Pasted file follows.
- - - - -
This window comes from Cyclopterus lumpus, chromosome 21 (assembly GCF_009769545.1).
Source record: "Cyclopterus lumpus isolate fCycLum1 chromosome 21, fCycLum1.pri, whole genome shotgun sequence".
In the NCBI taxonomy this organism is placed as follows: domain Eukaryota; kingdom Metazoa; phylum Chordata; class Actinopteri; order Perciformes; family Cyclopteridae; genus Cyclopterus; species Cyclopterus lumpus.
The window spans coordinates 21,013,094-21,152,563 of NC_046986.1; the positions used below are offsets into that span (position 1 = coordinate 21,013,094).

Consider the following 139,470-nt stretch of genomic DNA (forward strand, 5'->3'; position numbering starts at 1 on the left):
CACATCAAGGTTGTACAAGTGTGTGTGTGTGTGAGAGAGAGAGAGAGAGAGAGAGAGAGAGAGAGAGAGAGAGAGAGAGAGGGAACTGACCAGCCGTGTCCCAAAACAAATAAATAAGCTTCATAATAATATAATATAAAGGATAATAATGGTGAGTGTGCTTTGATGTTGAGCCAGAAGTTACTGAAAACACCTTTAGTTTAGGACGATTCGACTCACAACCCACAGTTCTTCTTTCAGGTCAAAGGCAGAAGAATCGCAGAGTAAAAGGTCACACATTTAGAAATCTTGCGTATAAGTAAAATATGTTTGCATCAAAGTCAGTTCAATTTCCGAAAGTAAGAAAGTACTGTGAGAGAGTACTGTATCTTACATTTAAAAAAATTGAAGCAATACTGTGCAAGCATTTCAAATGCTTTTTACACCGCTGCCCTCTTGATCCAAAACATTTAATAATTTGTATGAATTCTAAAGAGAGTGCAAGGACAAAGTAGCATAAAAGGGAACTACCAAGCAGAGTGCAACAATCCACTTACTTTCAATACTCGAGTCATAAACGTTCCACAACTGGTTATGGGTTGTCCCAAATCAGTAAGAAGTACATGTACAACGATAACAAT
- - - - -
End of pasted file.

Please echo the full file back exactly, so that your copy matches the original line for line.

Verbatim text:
This window comes from Cyclopterus lumpus, chromosome 21 (assembly GCF_009769545.1).
Source record: "Cyclopterus lumpus isolate fCycLum1 chromosome 21, fCycLum1.pri, whole genome shotgun sequence".
In the NCBI taxonomy this organism is placed as follows: domain Eukaryota; kingdom Metazoa; phylum Chordata; class Actinopteri; order Perciformes; family Cyclopteridae; genus Cyclopterus; species Cyclopterus lumpus.
The window spans coordinates 21,013,094-21,152,563 of NC_046986.1; the positions used below are offsets into that span (position 1 = coordinate 21,013,094).

Consider the following 139,470-nt stretch of genomic DNA (forward strand, 5'->3'; position numbering starts at 1 on the left):
CACATCAAGGTTGTACAAGTGTGTGTGTGTGTGAGAGAGAGAGAGAGAGAGAGAGAGAGAGAGAGAGAGAGAGAGAGAGAGGGAACTGACCAGCCGTGTCCCAAAACAAATAAATAAGCTTCATAATAATATAATATAAAGGATAATAATGGTGAGTGTGCTTTGATGTTGAGCCAGAAGTTACTGAAAACACCTTTAGTTTAGGACGATTCGACTCACAACCCACAGTTCTTCTTTCAGGTCAAAGGCAGAAGAATCGCAGAGTAAAAGGTCACACATTTAGAAATCTTGCGTATAAGTAAAATATGTTTGCATCAAAGTCAGTTCAATTTCCGAAAGTAAGAAAGTACTGTGAGAGAGTACTGTATCTTACATTTAAAAAAATTGAAGCAATACTGTGCAAGCATTTCAAATGCTTTTTACACCGCTGCCCTCTTGATCCAAAACATTTAATAATTTGTATGAATTCTAAAGAGAGTGCAAGGACAAAGTAGCATAAAAGGGAACTACCAAGCAGAGTGCAACAATCCACTTACTTTCAATACTCGAGTCATAAACGTTCCACAACTGGTTATGGGTTGTCCCAAATCAGTAAGAAGTACATGTACAACGATAACAAT